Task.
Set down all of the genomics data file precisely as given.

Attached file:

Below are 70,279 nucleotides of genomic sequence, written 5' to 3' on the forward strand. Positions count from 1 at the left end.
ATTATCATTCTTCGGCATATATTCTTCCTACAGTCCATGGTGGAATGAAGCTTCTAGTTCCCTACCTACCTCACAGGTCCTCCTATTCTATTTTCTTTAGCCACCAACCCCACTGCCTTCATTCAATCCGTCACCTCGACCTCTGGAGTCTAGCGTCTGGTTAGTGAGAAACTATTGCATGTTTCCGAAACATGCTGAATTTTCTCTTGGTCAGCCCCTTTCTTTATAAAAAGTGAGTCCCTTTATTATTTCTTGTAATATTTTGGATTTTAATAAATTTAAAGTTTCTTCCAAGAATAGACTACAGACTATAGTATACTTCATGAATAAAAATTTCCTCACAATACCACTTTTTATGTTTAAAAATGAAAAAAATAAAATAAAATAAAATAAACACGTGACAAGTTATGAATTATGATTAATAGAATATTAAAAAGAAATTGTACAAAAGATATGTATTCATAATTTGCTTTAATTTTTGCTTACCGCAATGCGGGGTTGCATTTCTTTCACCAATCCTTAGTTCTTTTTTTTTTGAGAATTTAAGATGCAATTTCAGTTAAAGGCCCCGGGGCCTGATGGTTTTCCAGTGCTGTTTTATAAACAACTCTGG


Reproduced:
Below are 70,279 nucleotides of genomic sequence, written 5' to 3' on the forward strand. Positions count from 1 at the left end.
ATTATCATTCTTCGGCATATATTCTTCCTACAGTCCATGGTGGAATGAAGCTTCTAGTTCCCTACCTACCTCACAGGTCCTCCTATTCTATTTTCTTTAGCCACCAACCCCACTGCCTTCATTCAATCCGTCACCTCGACCTCTGGAGTCTAGCGTCTGGTTAGTGAGAAACTATTGCATGTTTCCGAAACATGCTGAATTTTCTCTTGGTCAGCCCCTTTCTTTATAAAAAGTGAGTCCCTTTATTATTTCTTGTAATATTTTGGATTTTAATAAATTTAAAGTTTCTTCCAAGAATAGACTACAGACTATAGTATACTTCATGAATAAAAATTTCCTCACAATACCACTTTTTATGTTTAAAAATGAAAAAAATAAAATAAAATAAAATAAACACGTGACAAGTTATGAATTATGATTAATAGAATATTAAAAAGAAATTGTACAAAAGATATGTATTCATAATTTGCTTTAATTTTTGCTTACCGCAATGCGGGGTTGCATTTCTTTCACCAATCCTTAGTTCTTTTTTTTTTGAGAATTTAAGATGCAATTTCAGTTAAAGGCCCCGGGGCCTGATGGTTTTCCAGTGCTGTTTTATAAACAACTCTGG